There is nothing Shayṭān loves more than tearing up relationships and shattering sacred bonds. Our beloved Prophet ﷺ said, “The deeds are presented every Monday and Thursday. Allah forgives every person who does not associate anything with Allah on that day, except the person who holds hatred towards his brother. It is said, ‘Leave them until they have both reconciled, leave them until they have both reconciled’” (Muslim).

Similarly, he ﷺ said, “No one should convey to me anything regarding one of my companions, for I love to meet you with a pure heart” (Aḥmad).

When Zayd b. Aslam (raḥimahullāh) entered upon Abū Dujānah (raḍiy Allāhu ʿanhu) in his final illness, his face was glowing. When he was asked for the reason behind this, he said, “There are two deeds which I am depending on: firstly, I only used to speak about matters which concerned me; and secondly,I always maintained a pure heart towards my fellow Muslims.”

“Glad tidings to the one whose own faults occupied him from the faults of others. Woe to the one who forgot his own faults and occupied himself with the faults of others.” – Ibn al-Qayyim (raḥimahullāh)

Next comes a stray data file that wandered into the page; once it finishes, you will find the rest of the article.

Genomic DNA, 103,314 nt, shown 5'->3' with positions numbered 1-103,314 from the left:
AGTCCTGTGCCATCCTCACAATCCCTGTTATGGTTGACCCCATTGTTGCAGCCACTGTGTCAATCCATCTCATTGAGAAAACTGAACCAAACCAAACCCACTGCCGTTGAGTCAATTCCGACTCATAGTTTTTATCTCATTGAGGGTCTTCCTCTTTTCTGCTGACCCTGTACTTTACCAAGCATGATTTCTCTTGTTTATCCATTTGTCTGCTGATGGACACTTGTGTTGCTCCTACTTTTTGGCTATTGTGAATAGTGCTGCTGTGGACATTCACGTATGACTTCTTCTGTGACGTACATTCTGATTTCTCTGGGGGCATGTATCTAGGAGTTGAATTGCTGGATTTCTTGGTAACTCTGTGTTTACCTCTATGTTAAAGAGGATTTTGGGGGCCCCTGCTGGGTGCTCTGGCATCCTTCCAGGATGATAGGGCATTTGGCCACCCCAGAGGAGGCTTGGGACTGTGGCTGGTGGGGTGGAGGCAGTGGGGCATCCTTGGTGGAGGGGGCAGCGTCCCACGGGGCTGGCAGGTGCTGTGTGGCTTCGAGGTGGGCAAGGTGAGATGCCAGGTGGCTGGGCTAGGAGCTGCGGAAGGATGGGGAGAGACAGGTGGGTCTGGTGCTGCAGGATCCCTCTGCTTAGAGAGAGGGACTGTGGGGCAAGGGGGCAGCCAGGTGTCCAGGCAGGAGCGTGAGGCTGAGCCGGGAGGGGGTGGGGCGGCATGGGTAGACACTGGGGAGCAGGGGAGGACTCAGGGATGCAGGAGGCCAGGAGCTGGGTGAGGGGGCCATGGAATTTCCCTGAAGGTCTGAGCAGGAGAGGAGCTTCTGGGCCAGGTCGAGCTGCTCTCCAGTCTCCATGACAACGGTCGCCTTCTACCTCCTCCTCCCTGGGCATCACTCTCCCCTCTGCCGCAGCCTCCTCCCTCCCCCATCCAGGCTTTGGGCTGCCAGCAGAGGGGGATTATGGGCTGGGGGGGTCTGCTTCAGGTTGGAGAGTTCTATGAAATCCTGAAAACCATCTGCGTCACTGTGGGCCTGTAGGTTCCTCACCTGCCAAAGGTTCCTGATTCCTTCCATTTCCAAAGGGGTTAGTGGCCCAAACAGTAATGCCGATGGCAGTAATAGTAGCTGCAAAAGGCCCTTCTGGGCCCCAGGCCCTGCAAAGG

A common cure for treating these diseases (pride, envy and hatred) is to be good to those you have these negative feelings towards. Give them gifts, and do nice things for them, especially when you don’t feel like doing so. Praise them when you heart seeks to criticise or backbite about them. Meet them with respect and humility. Do duʿā’ for them, especially when your heart does not incline to do so.


ʿUjb refers to feeling pleased with one’s own accomplishments. This stems from thinking too highly of oneself, being ignorant of one’s own nature and faults; whilst failing to recognise who Allah is, and the rights He has over His servants. Ibn al-Qayyim (raḥimahullāh) writes that when this occurs, “It gives rise to conceit (ʿujb), pride, and such afflictions that are worse than the major external sins such as zinā, drinking alcohol, and fleeing from the battlefield etc.”